Two-factor authentication is required for online security, but it’s not enough. You will need multi-layer security to keep your law firm’s valuables safe from cyber-bandits.
Raise your hand and keep it up if you use two-factor authentication to safeguard the confidential client information and work product stored on the computers in your law office.
Raise your other hand and keep it up if two-factor authentication is the only safeguard you’re using to protect sensitive data from cyberthreats.
Now take a look at yourself in the mirror with both hands raised and always remember that pose. If you’ve taken no security precautions beyond adding 2FA, you reaching for the sky is pretty much what’s going to happen when cyber-bandits come along to relieve you of your valuables.
Recap: What Is Two-Factor Authentication?
In case you aren’t familiar with two-factor authentication, it’s a way to prove that the person who has entered the correct password to access your computer or account is, in fact, you (as opposed to a cyberthief who managed to get hold of your password through illicit means, such as a phishing scam).
To confirm it was you who entered the password, your two-factor authentication service will provide a one-time verification code through various methods: an app, text message or call. You type in that code and — presto! — your account is unlocked.
Cybercriminals Keep Upping Their Game
Of course, if the cyberthieves happened to steal your phone, then they’d be the ones receiving the verification code, not you. If your phone is locked but text messages show the contents, they’d see the code. And if they have access to your email account, they may be able to initiate a password reset. You could reduce the risk of such catastrophe by using a two-factor authentication service that sends you the verification code only after you’ve successfully answered a challenge question.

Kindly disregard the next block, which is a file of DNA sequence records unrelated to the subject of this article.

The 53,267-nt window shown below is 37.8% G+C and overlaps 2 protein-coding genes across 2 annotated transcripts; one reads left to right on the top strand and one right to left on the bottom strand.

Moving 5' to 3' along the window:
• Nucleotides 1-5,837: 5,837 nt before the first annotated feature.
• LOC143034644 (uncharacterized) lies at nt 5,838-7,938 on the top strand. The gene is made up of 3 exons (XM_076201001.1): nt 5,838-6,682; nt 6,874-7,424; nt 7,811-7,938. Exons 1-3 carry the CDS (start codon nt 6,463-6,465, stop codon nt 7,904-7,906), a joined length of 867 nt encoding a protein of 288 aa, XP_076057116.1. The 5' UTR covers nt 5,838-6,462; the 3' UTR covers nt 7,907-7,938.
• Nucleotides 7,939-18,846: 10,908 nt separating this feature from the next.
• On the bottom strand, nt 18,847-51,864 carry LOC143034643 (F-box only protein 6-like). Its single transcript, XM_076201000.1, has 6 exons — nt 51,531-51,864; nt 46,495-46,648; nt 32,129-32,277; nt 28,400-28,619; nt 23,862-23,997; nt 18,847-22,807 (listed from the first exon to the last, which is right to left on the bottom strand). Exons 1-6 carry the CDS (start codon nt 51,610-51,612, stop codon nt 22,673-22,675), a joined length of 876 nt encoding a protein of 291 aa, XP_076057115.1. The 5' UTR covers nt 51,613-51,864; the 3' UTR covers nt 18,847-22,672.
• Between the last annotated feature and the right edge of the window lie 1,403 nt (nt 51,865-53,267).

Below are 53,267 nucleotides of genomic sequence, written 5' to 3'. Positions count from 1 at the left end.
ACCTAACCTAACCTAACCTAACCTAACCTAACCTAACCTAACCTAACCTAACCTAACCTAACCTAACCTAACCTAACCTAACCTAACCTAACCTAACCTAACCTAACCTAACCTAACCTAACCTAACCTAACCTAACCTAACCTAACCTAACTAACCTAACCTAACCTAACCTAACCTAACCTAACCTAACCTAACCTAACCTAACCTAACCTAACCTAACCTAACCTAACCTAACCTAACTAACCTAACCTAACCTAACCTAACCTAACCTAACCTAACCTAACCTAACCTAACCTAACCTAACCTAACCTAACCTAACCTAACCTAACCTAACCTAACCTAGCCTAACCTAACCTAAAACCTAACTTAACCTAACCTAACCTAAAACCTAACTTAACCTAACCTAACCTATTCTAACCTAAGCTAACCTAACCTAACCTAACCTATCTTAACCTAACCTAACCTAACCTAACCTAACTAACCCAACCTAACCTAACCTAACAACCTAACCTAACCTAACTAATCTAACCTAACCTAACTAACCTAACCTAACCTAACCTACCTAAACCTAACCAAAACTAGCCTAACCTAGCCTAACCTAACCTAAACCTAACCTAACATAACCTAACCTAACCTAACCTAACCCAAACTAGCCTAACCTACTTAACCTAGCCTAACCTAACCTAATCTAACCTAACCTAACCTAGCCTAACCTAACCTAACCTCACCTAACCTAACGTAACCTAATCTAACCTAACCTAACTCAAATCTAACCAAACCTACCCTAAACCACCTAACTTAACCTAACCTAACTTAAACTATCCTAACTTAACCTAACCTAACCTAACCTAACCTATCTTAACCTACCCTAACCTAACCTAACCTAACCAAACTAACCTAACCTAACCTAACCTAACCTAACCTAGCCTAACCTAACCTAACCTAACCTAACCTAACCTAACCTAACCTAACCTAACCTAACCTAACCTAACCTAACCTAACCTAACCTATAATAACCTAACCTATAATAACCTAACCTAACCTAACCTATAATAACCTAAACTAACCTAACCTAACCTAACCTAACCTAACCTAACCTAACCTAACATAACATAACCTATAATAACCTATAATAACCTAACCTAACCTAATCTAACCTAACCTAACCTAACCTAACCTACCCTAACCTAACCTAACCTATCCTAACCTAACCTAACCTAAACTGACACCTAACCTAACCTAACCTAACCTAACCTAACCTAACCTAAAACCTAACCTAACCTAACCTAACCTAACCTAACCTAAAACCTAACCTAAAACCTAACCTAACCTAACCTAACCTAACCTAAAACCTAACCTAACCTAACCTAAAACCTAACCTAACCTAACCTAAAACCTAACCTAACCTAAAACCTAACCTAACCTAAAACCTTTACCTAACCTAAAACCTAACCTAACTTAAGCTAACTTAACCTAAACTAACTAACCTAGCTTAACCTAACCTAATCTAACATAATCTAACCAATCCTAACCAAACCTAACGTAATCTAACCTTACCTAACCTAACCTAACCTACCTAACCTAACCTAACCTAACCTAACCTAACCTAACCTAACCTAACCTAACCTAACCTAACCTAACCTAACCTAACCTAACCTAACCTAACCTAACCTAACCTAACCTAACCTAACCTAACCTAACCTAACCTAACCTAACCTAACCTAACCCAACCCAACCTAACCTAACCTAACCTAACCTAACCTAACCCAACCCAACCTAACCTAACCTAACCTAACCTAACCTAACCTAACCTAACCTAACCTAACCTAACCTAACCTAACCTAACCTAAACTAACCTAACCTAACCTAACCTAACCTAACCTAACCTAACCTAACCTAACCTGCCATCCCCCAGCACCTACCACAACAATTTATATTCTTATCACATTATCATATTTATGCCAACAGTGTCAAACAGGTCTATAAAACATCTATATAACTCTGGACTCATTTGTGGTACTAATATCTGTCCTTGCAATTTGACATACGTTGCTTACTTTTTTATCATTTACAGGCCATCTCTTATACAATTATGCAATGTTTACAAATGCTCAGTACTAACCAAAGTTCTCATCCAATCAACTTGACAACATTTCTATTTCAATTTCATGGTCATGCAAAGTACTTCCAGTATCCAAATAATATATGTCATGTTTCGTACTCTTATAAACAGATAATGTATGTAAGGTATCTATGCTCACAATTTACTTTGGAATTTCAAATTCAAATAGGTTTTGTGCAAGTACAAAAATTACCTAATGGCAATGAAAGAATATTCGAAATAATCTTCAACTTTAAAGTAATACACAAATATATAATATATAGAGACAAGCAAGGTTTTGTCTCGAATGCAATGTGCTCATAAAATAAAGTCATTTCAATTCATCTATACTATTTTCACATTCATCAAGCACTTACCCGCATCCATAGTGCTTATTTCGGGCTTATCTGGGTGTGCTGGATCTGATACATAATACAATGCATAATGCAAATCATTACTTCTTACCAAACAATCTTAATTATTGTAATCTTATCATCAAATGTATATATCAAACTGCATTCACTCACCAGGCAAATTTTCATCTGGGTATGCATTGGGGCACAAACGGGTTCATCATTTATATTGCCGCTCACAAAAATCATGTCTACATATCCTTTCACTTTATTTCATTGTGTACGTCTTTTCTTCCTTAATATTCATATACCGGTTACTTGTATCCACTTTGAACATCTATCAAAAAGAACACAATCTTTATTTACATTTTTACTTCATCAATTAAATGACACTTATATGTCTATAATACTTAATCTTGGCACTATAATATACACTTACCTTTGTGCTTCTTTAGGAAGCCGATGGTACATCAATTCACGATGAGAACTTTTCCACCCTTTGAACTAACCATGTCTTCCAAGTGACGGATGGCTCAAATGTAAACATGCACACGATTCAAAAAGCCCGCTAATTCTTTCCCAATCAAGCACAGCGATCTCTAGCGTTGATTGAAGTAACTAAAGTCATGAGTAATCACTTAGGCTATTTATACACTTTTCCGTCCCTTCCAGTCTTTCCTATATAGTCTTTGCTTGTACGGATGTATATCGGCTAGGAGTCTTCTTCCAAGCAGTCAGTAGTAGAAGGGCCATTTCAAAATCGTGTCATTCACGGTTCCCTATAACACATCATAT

Technically, that’s three-factor authentication (password, challenge, code), but that gets to my larger point:
Two-factor authentication is inadequate given the threats you’re up against.
Now I want to be clear – I believe it is absolutely crucial to enable 2FA on all your crucial accounts, at a minimum. It is by far one of the most important steps toward protecting your data.
Granted, you’re a smart, well-informed lawyer, trained to avoid looking at the world through rose-colored glasses. So it’s unlikely you’ll fall prey to a phishing scheme — provided you’re not operating on autopilot when an email arrives from someone convincingly purporting to be a client, colleague, vendor or creditor.
However, I’ve heard many personal accounts of tech-savvy lawyers falling prey to a phishing scheme.
Cybercriminals are constantly honing their heinous skill set. As a result, they fool a lot of people. And, unless you’re ever vigilant, they can fool you too. This is why you cannot rely solely on two-factor authentication.
You need “multi-layer security” so that if you slip up and accidentally open the door to a data breach, the thieves are less likely to succeed.
Extra Protection: How Multi-layer Security Pays Off
Multi-layer security is just what the term implies — it’s the addition of extra security measures, one atop another.
Just like a Volvo, the more layers of security you add, the better.